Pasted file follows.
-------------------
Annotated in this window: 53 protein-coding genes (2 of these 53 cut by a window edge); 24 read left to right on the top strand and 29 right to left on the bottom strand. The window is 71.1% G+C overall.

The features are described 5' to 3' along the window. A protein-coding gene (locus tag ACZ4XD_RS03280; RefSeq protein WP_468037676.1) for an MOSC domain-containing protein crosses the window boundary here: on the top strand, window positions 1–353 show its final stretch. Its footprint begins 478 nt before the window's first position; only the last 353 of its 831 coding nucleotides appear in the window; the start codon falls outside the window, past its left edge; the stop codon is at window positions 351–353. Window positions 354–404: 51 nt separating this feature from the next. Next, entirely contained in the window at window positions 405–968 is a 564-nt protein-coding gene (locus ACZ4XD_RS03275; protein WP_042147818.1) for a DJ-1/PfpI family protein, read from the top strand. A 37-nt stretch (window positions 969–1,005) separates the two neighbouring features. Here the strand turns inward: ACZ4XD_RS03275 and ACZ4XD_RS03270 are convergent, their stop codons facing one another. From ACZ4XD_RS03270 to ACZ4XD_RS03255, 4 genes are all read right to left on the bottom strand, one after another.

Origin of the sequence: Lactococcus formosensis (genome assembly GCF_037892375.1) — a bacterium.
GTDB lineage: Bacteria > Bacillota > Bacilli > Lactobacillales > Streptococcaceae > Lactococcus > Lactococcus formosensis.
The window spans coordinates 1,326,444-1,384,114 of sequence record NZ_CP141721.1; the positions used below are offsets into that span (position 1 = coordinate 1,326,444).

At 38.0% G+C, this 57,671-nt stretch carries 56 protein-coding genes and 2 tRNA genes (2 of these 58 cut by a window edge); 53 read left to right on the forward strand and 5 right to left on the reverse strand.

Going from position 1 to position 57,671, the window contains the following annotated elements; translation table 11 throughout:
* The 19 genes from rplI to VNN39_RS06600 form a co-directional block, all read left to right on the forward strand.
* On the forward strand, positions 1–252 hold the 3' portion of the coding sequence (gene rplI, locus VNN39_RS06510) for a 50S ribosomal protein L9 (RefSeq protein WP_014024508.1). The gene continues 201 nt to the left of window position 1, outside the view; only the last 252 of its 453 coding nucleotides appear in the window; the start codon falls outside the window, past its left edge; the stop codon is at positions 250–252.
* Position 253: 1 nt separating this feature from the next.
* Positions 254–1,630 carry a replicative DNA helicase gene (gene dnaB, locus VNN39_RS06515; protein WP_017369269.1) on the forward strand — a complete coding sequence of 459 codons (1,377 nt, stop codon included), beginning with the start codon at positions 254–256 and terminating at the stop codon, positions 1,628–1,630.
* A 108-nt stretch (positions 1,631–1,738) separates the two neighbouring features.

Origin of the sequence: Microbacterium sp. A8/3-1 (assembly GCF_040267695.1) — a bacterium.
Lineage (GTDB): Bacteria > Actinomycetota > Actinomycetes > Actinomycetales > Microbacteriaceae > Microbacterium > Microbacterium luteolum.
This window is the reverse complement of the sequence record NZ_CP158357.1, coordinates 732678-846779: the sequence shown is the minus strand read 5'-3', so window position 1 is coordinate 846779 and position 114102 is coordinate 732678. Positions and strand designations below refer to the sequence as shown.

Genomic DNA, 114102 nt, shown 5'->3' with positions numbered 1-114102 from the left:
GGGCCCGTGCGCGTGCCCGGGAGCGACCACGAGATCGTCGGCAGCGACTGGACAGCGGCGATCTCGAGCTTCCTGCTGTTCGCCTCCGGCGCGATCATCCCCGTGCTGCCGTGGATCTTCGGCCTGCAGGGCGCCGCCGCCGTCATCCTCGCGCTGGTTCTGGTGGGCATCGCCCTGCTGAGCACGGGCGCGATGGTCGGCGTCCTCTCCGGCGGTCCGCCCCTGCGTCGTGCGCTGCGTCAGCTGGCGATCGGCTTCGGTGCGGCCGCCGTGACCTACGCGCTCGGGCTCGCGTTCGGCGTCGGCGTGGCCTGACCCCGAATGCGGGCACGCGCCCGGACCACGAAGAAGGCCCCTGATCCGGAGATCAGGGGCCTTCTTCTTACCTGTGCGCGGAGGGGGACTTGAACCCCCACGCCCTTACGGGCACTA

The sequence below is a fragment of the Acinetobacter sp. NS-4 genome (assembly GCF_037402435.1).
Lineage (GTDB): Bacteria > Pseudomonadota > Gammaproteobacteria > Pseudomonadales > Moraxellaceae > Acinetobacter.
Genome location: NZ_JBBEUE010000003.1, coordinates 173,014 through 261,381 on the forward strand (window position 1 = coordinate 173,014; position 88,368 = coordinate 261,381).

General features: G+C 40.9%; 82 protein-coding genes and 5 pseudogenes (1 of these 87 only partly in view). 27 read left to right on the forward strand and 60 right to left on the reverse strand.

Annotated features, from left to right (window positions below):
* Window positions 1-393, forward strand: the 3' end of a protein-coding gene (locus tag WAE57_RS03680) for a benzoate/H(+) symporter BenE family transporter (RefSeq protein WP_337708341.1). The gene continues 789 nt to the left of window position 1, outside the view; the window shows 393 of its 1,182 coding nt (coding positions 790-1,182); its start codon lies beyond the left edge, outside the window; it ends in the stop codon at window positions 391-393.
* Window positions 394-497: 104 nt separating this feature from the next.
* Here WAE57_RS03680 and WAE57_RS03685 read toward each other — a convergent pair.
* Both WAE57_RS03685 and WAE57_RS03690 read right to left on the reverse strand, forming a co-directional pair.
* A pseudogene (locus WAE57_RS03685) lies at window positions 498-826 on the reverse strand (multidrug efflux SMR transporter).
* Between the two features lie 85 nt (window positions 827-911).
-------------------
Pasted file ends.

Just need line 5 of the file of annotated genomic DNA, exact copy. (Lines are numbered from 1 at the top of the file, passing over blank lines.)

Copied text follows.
The window spans coordinates 1,326,444-1,384,114 of sequence record NZ_CP141721.1; the positions used below are offsets into that span (position 1 = coordinate 1,326,444).